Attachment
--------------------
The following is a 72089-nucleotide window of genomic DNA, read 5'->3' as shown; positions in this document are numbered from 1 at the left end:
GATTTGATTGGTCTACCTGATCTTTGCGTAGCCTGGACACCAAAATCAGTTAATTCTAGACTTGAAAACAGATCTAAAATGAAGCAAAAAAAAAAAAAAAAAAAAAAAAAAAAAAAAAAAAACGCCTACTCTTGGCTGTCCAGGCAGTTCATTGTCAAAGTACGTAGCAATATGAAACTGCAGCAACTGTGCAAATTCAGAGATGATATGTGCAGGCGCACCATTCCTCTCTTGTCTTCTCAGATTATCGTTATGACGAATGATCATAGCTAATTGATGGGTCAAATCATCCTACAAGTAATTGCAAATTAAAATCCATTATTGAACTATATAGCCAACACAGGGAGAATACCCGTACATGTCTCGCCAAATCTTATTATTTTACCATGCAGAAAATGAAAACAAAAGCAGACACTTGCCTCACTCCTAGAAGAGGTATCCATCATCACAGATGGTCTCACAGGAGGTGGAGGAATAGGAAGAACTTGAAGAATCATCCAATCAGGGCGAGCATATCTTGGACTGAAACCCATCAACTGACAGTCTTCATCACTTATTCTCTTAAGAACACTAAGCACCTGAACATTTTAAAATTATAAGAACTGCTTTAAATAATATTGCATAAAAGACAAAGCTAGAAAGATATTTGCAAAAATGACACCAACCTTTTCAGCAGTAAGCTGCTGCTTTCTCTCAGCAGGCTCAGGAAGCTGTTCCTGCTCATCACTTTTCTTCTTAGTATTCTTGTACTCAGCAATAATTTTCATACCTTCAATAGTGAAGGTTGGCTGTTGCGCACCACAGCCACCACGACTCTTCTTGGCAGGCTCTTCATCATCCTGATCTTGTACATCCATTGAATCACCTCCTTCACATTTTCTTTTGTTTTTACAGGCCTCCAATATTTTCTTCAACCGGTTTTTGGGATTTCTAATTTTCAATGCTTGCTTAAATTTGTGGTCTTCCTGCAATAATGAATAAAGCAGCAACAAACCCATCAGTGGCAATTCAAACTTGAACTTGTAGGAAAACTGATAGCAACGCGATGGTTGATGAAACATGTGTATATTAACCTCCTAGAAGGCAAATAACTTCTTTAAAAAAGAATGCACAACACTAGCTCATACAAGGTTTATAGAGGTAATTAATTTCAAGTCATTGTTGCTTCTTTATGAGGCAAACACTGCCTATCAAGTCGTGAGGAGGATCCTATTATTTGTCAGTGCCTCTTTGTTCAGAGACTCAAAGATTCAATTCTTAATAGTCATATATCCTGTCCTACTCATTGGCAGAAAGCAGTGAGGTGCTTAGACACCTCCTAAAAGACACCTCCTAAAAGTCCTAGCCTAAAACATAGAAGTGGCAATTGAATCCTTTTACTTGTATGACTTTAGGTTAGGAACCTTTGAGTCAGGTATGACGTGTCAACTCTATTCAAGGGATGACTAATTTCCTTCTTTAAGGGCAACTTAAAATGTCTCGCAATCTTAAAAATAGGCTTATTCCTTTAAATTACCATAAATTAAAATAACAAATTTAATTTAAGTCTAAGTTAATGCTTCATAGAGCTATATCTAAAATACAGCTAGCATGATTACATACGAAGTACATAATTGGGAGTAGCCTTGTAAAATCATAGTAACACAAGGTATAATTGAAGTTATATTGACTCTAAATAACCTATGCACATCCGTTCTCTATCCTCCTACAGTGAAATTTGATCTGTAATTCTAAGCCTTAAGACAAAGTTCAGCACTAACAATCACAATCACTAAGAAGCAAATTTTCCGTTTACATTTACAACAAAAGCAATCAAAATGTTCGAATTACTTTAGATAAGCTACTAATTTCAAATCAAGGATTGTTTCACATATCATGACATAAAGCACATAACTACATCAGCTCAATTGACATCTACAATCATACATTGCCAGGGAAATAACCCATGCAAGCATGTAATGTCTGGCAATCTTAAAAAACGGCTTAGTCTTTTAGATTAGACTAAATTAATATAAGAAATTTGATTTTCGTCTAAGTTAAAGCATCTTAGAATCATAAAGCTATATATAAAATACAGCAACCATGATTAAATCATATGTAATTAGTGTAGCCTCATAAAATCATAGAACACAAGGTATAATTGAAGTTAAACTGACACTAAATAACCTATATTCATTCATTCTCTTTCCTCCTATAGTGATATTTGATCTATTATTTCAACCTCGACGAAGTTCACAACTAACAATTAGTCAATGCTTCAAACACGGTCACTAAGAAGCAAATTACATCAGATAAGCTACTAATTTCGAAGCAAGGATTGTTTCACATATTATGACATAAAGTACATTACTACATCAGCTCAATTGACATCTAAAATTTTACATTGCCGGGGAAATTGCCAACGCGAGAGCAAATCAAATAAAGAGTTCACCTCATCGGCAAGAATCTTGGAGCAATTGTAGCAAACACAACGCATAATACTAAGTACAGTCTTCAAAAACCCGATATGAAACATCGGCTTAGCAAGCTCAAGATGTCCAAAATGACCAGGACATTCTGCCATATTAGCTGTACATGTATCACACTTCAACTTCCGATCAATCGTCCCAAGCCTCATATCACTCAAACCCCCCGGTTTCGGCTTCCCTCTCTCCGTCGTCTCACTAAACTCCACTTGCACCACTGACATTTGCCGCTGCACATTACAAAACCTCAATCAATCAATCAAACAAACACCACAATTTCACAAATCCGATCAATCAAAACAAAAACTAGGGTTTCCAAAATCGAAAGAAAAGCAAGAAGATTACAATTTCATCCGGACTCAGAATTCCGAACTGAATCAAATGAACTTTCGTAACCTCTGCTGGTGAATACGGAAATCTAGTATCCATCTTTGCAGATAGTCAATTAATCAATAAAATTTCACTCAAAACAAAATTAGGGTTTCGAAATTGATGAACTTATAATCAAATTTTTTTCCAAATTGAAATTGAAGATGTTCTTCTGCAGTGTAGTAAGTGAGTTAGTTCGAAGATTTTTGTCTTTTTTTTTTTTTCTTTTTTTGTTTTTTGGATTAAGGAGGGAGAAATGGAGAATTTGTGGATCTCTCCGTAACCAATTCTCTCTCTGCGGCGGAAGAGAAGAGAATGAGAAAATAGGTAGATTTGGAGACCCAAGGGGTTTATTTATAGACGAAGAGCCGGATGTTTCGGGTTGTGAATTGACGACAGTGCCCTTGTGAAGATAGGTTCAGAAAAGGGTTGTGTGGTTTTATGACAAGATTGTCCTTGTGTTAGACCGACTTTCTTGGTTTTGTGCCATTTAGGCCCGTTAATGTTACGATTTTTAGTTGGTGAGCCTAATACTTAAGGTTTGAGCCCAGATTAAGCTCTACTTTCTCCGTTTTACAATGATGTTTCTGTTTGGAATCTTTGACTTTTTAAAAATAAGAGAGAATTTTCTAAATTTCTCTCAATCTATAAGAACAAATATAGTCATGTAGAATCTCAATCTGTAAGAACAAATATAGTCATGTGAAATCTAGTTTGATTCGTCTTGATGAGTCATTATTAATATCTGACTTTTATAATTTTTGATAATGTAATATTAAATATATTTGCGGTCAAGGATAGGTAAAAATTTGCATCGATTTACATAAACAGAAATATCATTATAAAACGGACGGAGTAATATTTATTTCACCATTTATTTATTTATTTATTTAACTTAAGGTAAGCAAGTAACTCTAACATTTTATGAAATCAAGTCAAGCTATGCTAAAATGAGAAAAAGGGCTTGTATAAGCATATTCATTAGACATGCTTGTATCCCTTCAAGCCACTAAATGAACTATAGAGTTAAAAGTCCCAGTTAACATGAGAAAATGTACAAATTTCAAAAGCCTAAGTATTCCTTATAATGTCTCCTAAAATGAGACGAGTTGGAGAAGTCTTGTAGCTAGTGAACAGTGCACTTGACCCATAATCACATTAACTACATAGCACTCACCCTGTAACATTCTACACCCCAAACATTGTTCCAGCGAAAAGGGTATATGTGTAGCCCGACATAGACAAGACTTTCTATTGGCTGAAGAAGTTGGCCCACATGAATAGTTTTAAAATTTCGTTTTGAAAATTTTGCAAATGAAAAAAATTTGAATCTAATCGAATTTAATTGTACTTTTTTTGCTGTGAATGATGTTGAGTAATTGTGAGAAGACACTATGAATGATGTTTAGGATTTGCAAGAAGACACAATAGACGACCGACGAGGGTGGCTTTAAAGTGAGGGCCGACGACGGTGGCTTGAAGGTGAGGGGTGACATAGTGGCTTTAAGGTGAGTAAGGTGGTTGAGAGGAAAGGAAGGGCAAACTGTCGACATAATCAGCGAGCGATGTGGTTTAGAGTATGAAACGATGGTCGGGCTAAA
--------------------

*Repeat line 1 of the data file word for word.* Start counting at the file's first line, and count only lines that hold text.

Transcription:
The following is a 72089-nucleotide window of genomic DNA, read 5'->3' as shown; positions in this document are numbered from 1 at the left end: